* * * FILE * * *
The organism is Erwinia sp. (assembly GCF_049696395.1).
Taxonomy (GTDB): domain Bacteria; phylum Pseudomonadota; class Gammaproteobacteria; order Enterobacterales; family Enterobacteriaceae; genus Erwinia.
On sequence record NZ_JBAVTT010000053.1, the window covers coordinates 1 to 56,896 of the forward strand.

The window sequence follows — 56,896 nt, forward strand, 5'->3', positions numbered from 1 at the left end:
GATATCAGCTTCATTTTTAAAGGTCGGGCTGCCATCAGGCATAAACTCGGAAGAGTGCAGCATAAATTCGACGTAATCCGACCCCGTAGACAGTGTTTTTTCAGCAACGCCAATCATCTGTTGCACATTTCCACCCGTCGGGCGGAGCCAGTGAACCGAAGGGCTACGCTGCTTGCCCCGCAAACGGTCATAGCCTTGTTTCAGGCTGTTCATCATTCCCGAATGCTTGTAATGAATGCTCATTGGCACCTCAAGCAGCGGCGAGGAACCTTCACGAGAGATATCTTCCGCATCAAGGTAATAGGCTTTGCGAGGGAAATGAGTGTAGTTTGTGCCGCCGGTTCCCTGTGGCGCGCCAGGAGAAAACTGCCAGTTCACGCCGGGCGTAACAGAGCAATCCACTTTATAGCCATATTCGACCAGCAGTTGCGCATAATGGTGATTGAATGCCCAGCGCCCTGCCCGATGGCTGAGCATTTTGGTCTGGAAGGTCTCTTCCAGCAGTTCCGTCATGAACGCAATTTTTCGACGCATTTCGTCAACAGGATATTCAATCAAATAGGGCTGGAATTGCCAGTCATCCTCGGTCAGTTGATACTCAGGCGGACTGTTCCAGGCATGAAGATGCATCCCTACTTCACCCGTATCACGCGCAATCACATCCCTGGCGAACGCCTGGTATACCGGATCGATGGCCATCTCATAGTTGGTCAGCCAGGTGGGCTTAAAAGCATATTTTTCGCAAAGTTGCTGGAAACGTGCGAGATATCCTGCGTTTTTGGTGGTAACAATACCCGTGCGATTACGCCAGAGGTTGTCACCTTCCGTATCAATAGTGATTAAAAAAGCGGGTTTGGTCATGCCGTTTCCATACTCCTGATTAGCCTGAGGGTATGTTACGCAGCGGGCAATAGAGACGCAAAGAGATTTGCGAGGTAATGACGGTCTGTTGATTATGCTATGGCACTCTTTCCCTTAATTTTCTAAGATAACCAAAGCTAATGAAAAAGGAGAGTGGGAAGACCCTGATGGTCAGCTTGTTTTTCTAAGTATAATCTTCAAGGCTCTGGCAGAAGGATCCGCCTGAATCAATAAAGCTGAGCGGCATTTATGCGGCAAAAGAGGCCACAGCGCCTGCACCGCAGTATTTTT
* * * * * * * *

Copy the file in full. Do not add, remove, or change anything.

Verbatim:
The organism is Erwinia sp. (assembly GCF_049696395.1).
Taxonomy (GTDB): domain Bacteria; phylum Pseudomonadota; class Gammaproteobacteria; order Enterobacterales; family Enterobacteriaceae; genus Erwinia.
On sequence record NZ_JBAVTT010000053.1, the window covers coordinates 1 to 56,896 of the forward strand.

The window sequence follows — 56,896 nt, forward strand, 5'->3', positions numbered from 1 at the left end:
GATATCAGCTTCATTTTTAAAGGTCGGGCTGCCATCAGGCATAAACTCGGAAGAGTGCAGCATAAATTCGACGTAATCCGACCCCGTAGACAGTGTTTTTTCAGCAACGCCAATCATCTGTTGCACATTTCCACCCGTCGGGCGGAGCCAGTGAACCGAAGGGCTACGCTGCTTGCCCCGCAAACGGTCATAGCCTTGTTTCAGGCTGTTCATCATTCCCGAATGCTTGTAATGAATGCTCATTGGCACCTCAAGCAGCGGCGAGGAACCTTCACGAGAGATATCTTCCGCATCAAGGTAATAGGCTTTGCGAGGGAAATGAGTGTAGTTTGTGCCGCCGGTTCCCTGTGGCGCGCCAGGAGAAAACTGCCAGTTCACGCCGGGCGTAACAGAGCAATCCACTTTATAGCCATATTCGACCAGCAGTTGCGCATAATGGTGATTGAATGCCCAGCGCCCTGCCCGATGGCTGAGCATTTTGGTCTGGAAGGTCTCTTCCAGCAGTTCCGTCATGAACGCAATTTTTCGACGCATTTCGTCAACAGGATATTCAATCAAATAGGGCTGGAATTGCCAGTCATCCTCGGTCAGTTGATACTCAGGCGGACTGTTCCAGGCATGAAGATGCATCCCTACTTCACCCGTATCACGCGCAATCACATCCCTGGCGAACGCCTGGTATACCGGATCGATGGCCATCTCATAGTTGGTCAGCCAGGTGGGCTTAAAAGCATATTTTTCGCAAAGTTGCTGGAAACGTGCGAGATATCCTGCGTTTTTGGTGGTAACAATACCCGTGCGATTACGCCAGAGGTTGTCACCTTCCGTATCAATAGTGATTAAAAAAGCGGGTTTGGTCATGCCGTTTCCATACTCCTGATTAGCCTGAGGGTATGTTACGCAGCGGGCAATAGAGACGCAAAGAGATTTGCGAGGTAATGACGGTCTGTTGATTATGCTATGGCACTCTTTCCCTTAATTTTCTAAGATAACCAAAGCTAATGAAAAAGGAGAGTGGGAAGACCCTGATGGTCAGCTTGTTTTTCTAAGTATAATCTTCAAGGCTCTGGCAGAAGGATCCGCCTGAATCAATAAAGCTGAGCGGCATTTATGCGGCAAAAGAGGCCACAGCGCCTGCACCGCAGTATTTTT